Jessica Mantel (Co-Director, Health Law & Policy Institute, University of Houston, Law Center): ACOs: Can we have our cake and eat it too?

Priscilla Keith (Adjunct Professor and Director of Research and Projects, Hall Center for Law and Health, Indiana University School of Law – Indianapolis): The Impact of Accountable Care Organizations on Public Health

Tara Ragone (Research Fellow, Seton Hall Law School): The Role of Competition in Integrated Delivery: ACOs, Federal and State Antitrust Law, and the State Action Doctrine

Keynote

Dr. Brenner, Seton Hall Law_Review_Symposium _Keynote.asx

Jeffrey Brenner, M.D., Founder & Executive Director, Camden Coalition of Healthcare Providers

Jeffrey Brenner is a family physician and has practiced in Camden for eleven years as a front-line primary care provider for patients of all ages. Having owned a private practice in Camden, he has experience in implementing electronic health records and running a paperless office, open-access scheduling, as well as first-hand knowledge of the various challenges facing primary care in the current health system.

He currently serves full-time as the Coalition’s Executive Director, where he spends much of his time meeting with stakeholders and policymakers, advocating for the models of care the Coalition has developed and demonstrated through data centric results. Jeff is a faculty member of the Robert Wood Johnson Medical School in Camden and is also a former resident of Camden, having lived in the city for over 8 years. He is a graduate of Vassar College and the Robert Wood Johnson Medical School.

ACOs in Practice: Research on Current Implementation of ACOs

ACOs in Practice, Current Implementation Research, Seton Hall Law_Review_Symposium_3.asx

Louise Trubek (Adjunct Professor of Law, Seton Hall Law, Clinical Professor Emerita, University of Wisconsin Law School), Barbara Zabawa (Whyte Hirschboeck Dudek, S.C); Felice Borisy-Rudin (University of Wisconsin Law School): Accountable care organizations in two states: A preliminary analysis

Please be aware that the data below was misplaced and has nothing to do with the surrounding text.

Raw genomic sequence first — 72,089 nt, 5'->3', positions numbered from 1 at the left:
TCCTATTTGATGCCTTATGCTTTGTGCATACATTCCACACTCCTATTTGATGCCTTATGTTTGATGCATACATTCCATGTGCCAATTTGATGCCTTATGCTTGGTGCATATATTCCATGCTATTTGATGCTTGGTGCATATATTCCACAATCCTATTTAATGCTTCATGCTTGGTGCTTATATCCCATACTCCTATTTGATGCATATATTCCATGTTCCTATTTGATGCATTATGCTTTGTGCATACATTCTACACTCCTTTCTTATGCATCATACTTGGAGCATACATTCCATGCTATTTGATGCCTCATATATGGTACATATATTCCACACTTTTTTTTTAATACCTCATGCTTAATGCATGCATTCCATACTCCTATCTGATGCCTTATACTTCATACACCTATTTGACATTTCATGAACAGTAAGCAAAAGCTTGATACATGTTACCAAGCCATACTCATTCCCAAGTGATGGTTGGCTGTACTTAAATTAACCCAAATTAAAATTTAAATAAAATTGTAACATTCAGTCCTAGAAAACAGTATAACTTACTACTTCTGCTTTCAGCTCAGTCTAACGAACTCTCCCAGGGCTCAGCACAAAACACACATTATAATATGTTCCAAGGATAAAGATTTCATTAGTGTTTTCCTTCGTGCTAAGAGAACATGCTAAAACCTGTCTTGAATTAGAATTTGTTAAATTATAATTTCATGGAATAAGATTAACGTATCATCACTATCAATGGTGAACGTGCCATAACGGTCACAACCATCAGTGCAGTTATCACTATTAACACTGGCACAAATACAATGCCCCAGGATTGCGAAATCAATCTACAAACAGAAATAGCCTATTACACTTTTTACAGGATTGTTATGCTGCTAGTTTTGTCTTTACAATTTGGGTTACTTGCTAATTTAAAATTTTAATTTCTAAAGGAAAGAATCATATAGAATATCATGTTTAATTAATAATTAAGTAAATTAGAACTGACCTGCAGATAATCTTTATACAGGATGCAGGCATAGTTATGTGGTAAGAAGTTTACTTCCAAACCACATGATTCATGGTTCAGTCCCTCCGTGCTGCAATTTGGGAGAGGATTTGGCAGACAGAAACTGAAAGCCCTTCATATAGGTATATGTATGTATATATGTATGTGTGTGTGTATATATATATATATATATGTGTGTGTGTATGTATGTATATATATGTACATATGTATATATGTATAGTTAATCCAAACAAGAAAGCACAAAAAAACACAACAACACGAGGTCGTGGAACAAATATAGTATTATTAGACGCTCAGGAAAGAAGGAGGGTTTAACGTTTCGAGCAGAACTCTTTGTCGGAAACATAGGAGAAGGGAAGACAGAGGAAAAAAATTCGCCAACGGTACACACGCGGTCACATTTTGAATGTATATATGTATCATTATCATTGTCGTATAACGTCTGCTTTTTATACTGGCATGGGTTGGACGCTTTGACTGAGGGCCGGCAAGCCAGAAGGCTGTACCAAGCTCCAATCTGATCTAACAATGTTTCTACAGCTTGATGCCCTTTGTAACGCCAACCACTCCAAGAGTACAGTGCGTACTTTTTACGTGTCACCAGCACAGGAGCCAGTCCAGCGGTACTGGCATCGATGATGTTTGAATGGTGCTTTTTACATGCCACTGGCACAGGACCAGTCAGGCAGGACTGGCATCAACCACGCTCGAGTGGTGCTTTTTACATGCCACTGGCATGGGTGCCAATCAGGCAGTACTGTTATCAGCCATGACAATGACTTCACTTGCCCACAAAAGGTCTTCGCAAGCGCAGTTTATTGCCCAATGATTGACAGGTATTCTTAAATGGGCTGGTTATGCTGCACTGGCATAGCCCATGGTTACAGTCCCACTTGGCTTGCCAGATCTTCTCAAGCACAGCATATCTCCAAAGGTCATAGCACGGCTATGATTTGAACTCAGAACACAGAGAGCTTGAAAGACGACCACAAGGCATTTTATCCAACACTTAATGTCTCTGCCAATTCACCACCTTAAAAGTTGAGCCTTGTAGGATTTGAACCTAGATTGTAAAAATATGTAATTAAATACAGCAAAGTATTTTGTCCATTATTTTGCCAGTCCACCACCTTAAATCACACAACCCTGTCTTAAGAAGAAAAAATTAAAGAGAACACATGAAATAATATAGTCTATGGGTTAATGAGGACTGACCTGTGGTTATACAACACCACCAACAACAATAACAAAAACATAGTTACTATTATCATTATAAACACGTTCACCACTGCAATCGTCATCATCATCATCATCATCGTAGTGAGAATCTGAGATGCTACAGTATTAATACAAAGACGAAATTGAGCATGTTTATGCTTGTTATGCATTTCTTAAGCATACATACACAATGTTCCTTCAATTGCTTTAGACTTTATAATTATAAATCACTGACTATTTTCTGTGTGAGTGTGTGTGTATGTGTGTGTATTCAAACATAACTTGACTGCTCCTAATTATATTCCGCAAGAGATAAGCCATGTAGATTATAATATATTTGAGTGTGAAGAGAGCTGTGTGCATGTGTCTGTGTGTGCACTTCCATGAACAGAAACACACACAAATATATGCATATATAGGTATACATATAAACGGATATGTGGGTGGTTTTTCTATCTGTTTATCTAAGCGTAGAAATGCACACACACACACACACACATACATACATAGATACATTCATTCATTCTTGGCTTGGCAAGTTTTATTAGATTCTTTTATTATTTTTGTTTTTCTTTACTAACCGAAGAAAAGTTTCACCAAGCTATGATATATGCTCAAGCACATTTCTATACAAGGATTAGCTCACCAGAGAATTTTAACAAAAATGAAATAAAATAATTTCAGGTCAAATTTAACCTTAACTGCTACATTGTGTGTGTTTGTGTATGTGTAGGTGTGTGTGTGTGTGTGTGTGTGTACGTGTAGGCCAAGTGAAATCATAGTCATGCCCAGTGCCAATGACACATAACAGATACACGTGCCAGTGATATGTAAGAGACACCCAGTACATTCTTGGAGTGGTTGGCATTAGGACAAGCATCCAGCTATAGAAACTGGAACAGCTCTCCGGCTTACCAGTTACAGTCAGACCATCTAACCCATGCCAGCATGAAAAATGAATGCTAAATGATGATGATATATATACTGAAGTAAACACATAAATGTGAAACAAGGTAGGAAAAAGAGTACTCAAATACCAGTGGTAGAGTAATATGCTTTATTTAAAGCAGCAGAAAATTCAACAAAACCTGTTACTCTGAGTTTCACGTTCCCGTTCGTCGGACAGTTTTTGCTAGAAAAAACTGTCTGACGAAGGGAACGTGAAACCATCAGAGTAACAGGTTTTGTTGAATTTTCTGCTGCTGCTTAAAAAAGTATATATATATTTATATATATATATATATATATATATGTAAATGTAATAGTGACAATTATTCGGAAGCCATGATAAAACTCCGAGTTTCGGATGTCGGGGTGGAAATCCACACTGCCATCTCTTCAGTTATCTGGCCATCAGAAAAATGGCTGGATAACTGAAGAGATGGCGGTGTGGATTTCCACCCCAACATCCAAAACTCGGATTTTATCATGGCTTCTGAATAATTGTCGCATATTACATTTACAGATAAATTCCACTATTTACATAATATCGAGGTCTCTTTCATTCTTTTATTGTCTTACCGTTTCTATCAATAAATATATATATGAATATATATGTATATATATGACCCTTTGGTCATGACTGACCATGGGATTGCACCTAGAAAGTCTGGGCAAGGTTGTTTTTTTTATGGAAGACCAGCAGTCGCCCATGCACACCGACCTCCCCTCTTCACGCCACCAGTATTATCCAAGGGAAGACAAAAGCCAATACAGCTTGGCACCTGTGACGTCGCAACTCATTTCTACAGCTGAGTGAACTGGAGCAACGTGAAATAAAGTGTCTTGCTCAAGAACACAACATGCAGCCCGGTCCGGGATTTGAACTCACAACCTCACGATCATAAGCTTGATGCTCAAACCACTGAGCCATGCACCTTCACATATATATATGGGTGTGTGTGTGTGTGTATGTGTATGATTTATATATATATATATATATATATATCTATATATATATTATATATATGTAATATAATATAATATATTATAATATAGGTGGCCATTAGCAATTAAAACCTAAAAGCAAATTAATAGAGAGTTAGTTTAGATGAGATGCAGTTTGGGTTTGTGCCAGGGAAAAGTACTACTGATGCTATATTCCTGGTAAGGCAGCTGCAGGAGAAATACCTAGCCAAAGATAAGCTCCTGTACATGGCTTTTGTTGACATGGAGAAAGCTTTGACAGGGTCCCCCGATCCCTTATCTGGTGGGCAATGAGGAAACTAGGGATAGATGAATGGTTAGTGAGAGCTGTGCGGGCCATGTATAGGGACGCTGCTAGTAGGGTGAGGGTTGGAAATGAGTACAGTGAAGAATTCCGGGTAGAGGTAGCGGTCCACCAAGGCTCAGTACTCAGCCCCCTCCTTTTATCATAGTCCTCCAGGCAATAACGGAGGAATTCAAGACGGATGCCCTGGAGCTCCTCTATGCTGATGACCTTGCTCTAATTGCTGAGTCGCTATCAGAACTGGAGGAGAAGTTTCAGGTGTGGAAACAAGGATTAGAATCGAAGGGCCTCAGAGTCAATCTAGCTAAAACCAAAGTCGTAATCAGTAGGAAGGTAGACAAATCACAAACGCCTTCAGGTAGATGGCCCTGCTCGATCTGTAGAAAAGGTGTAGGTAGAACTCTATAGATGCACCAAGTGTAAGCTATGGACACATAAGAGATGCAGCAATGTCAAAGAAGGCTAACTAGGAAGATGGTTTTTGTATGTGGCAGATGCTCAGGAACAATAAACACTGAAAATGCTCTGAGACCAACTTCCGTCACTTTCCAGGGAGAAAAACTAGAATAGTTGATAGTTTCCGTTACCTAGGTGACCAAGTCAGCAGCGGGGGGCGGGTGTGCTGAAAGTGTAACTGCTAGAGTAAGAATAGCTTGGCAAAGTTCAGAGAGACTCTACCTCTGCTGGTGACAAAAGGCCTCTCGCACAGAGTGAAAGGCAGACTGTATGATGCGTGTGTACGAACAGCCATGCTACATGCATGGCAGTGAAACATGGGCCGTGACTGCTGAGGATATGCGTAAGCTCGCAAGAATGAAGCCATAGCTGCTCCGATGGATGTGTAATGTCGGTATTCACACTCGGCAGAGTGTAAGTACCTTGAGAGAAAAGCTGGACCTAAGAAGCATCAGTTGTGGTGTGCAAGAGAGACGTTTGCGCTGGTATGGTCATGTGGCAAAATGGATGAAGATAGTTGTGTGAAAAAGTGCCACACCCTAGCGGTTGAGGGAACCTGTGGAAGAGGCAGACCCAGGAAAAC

Sallie Sanford (Assistant Professor of Law, University of Washington – School of Law & School of Public Health): State-based ACO and Medical Home Pilots: Early Lessons from the Other Washington

John Jacobi (Faculty Director & Dorothea Dix Professor of Health Law & Policy, Seton Hall University School of Law), Lessons from ACO Implementation in New Jersey.

Thomas Greaney (Chester A. Myers Professor of Law and Director, Center for Health Law Studies, Saint Louis University School of Law), Accountable Care Organizations: A New New Thing with Some Old Problems.

law-review-header_31A Symposium Law Review with papers from the event is forthcoming. For more information regarding the Symposium, please contact Gianna Cricco-Lizza, Symposium Editor, at gianna.criccolizza@student.shu.edu

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ACO Symposium: Professor Tim Greaney to Present Accountable Care Organizations: A New New Thing with Some Old Problems

October 27, 2011 by · Leave a Comment
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Thomas Greaney, Chester A. Myers Professor of Law and Director, Center for Health Law Studies, Saint Louis University School of Law

Thomas Greaney, Chester A. Myers Professor of Law and Director, Center for Health Law Studies, Saint Louis University School of Law

In conjunction with the Center for Health & Pharmaceutical Law & Policy, this year’s Seton Hall Law Review Symposium on October 28, 2011, will explore recent changes in the structure of health care delivery, in particular the rising popularity of Accountable Care Organizations (ACOs). For more information or to register, click here.

The keynote speaker will be Dr. Jeffrey Brenner, founder of the Camden Coalition of Healthcare Providers, and legal scholars and practitioners from around the country will present panel discussions on structural development, public health implications and lessons learned from state ACO programs. One such distinguished presenter is  Thomas Greaney, Chester A. Myers Professor of Law and Director, Center for Health Law Studies, Saint Louis University School of Law, who has been a frequent contributor to HRW,  will take part in the panel on “ACOs in Practice: Research on Current Implementation of ACOs,” and will be presenting Accountable Care Organizations: A New New Thing with Some Old Problems.

A nationally recognized expert on health care and antitrust law, Professor Thomas (Tim) Greaney has spent the last two decades examining the evolution of the health care industry and is a vocal advocate for reforming the health care system and protecting consumers. He also has a strong interest in comparative antitrust law, having been a Fulbright Scholar in Brussels and a visiting lecturer at several European law schools.